The latest ONS Quarterly National Accounts tell a very significant story. For the media it was immediately a matter of Osborne likely not being able to provide a pre-election giveaway in a big new tax break to be announced in his Autumn Statement on 3 December. But that isn’t the real point at all. A far more significant issue is that it spells the end of Osborne’s case that austerity is necessary to cut the deficit. If the deficit starts to rise rather than fall, the case for continuing with austerity and perpetual spending cuts collapses. That is exactly where we now are, although no-one, including the Labour Party, is saying so. This is now the opportunity for Labour to say loud and clear that Osborne’s policy has hit the buffers and is now intellectually and politically bankrupt and that the alternative policy of expanding the economy, as opposed to endlessly contracting it, is now the only viable game in town. (more…)
The government’s Recall of MPs bill which was debated in the Commons yesterday, a flawed version of Zac Goldsmith’s private member’s bill, states that 10% of constituency members (about 8,000 persons) can trigger a ballot for a by-election if an MP has been given a jail sentence or if Parliament agrees a recall petition is appropriate on grounds of ‘serious wrongdoing’ – though what constitutes that is not spelt out. This is unacceptable for two reasons. First, the decision shouldn’t lie with Parliament, but with the electors. The government position is like saying ‘You can only make a complaint against the police if the police agree to accept it'; if that were the rule, there would be public outrage. Second, the Commons debate dodged the question of the main reason why in the worst cases MPs should be subject to recall. That is where MPs are patently failing to hold the government of the day to account, which is their raison d’etre for being elected there in the first place. (more…)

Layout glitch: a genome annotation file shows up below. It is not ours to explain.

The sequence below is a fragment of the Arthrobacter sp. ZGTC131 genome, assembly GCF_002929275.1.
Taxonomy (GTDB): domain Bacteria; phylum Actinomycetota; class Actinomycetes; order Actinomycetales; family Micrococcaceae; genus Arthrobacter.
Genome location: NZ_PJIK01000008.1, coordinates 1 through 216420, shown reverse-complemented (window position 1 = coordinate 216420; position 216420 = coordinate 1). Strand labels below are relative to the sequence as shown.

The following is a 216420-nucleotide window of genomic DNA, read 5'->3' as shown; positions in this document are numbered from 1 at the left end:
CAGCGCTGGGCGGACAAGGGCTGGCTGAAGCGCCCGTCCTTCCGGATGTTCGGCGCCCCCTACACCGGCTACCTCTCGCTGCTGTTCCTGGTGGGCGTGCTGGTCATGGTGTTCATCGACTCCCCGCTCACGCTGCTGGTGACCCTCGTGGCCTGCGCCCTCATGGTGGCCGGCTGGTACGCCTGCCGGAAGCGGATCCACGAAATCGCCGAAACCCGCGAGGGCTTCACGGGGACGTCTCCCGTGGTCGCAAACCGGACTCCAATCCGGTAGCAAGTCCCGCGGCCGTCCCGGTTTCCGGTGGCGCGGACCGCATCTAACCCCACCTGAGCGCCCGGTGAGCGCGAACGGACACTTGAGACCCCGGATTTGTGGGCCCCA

The evidence piles up that the private sector auditors of banks have manifestly failed in their duties. All the major banks received unqualified audit opinions from Dedloitte & Touche, PricewaterhouseCoopers, KPMG, and Ernst & Young. Private sector auditors have a history of silence and are immersed in too many conflicts of interest. The evidence is their silence at Barings and Bank of Credit and Commerce International (BCCI), as well as at other debacles. Accounting standards for banks are set by the International Accounting Standards Board, but astonishingly this is a private limited company in London funded by the Big 4 accounting firms who audit the banks and major corporations – a nice cushy cartel whereby the accountancy companies control by their funding the body that is supposed objectively to set their standards. The rules have enabled banks to publish opaque annual accounts, and vast amounts of assets and liabilities have not been shown on their balance sheets. (more…)